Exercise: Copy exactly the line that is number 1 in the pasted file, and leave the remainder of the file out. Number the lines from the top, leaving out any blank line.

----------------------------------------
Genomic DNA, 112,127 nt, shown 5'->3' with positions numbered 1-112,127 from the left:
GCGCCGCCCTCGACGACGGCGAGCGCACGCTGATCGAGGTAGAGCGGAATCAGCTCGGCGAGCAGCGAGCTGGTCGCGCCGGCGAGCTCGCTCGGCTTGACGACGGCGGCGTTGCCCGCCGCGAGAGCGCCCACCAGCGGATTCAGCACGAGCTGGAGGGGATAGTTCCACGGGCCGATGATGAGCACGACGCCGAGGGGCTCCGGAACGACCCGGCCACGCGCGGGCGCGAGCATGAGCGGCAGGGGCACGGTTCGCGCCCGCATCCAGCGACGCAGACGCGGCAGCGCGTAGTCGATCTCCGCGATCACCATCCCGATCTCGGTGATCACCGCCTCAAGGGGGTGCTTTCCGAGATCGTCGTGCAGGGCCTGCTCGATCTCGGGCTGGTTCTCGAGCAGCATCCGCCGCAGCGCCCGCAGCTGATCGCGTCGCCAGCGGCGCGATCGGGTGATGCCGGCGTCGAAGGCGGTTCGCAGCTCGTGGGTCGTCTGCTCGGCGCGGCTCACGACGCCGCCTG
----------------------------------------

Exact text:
Genomic DNA, 112,127 nt, shown 5'->3' with positions numbered 1-112,127 from the left: